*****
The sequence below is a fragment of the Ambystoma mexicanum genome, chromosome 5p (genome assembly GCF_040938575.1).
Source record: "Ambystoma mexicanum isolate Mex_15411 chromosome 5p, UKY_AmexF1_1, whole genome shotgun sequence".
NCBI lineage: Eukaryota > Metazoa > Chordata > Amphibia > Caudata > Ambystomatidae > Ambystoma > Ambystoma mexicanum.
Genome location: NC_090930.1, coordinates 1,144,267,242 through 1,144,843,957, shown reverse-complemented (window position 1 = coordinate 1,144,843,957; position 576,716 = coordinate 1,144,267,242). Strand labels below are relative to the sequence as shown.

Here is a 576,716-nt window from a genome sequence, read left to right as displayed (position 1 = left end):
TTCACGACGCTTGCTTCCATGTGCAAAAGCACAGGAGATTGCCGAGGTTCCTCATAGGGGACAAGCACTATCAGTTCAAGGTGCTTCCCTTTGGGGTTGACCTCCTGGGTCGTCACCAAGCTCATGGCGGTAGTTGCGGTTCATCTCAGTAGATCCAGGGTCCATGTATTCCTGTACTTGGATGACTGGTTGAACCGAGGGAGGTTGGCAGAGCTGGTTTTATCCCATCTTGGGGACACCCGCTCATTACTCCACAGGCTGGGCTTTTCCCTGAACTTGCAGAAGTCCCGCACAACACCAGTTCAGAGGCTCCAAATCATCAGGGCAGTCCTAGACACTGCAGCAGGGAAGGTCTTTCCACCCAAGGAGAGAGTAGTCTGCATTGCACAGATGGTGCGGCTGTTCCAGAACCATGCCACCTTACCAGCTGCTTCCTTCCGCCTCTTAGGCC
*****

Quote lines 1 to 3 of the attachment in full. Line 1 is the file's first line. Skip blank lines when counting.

The sequence below is a fragment of the Ambystoma mexicanum genome, chromosome 5p (genome assembly GCF_040938575.1).
Source record: "Ambystoma mexicanum isolate Mex_15411 chromosome 5p, UKY_AmexF1_1, whole genome shotgun sequence".
NCBI lineage: Eukaryota > Metazoa > Chordata > Amphibia > Caudata > Ambystomatidae > Ambystoma > Ambystoma mexicanum.